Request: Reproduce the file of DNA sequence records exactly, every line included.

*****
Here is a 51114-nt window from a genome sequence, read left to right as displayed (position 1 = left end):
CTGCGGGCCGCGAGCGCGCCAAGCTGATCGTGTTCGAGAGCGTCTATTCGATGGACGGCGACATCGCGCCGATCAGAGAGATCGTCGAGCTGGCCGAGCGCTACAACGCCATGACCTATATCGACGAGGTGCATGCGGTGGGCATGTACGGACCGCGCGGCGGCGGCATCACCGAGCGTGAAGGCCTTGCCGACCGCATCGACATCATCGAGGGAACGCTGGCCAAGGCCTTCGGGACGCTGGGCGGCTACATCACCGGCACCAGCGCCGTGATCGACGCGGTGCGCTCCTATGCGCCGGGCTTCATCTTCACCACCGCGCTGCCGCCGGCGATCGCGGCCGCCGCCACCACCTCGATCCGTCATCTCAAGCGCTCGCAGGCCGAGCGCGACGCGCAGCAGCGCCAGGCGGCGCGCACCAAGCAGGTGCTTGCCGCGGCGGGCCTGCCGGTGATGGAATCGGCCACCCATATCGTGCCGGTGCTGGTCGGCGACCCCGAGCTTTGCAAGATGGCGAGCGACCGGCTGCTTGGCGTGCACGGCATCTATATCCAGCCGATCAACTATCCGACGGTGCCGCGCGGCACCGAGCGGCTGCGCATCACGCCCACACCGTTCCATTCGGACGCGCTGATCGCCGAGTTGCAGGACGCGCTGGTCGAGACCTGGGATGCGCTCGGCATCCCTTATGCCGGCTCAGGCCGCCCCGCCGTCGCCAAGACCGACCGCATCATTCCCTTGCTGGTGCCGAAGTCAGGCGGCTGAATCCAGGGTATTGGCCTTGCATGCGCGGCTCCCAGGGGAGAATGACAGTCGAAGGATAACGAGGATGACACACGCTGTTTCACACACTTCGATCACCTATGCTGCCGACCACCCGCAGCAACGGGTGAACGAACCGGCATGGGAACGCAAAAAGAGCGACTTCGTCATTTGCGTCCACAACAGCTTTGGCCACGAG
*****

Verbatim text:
Here is a 51114-nt window from a genome sequence, read left to right as displayed (position 1 = left end):
CTGCGGGCCGCGAGCGCGCCAAGCTGATCGTGTTCGAGAGCGTCTATTCGATGGACGGCGACATCGCGCCGATCAGAGAGATCGTCGAGCTGGCCGAGCGCTACAACGCCATGACCTATATCGACGAGGTGCATGCGGTGGGCATGTACGGACCGCGCGGCGGCGGCATCACCGAGCGTGAAGGCCTTGCCGACCGCATCGACATCATCGAGGGAACGCTGGCCAAGGCCTTCGGGACGCTGGGCGGCTACATCACCGGCACCAGCGCCGTGATCGACGCGGTGCGCTCCTATGCGCCGGGCTTCATCTTCACCACCGCGCTGCCGCCGGCGATCGCGGCCGCCGCCACCACCTCGATCCGTCATCTCAAGCGCTCGCAGGCCGAGCGCGACGCGCAGCAGCGCCAGGCGGCGCGCACCAAGCAGGTGCTTGCCGCGGCGGGCCTGCCGGTGATGGAATCGGCCACCCATATCGTGCCGGTGCTGGTCGGCGACCCCGAGCTTTGCAAGATGGCGAGCGACCGGCTGCTTGGCGTGCACGGCATCTATATCCAGCCGATCAACTATCCGACGGTGCCGCGCGGCACCGAGCGGCTGCGCATCACGCCCACACCGTTCCATTCGGACGCGCTGATCGCCGAGTTGCAGGACGCGCTGGTCGAGACCTGGGATGCGCTCGGCATCCCTTATGCCGGCTCAGGCCGCCCCGCCGTCGCCAAGACCGACCGCATCATTCCCTTGCTGGTGCCGAAGTCAGGCGGCTGAATCCAGGGTATTGGCCTTGCATGCGCGGCTCCCAGGGGAGAATGACAGTCGAAGGATAACGAGGATGACACACGCTGTTTCACACACTTCGATCACCTATGCTGCCGACCACCCGCAGCAACGGGTGAACGAACCGGCATGGGAACGCAAAAAGAGCGACTTCGTCATTTGCGTCCACAACAGCTTTGGCCACGAG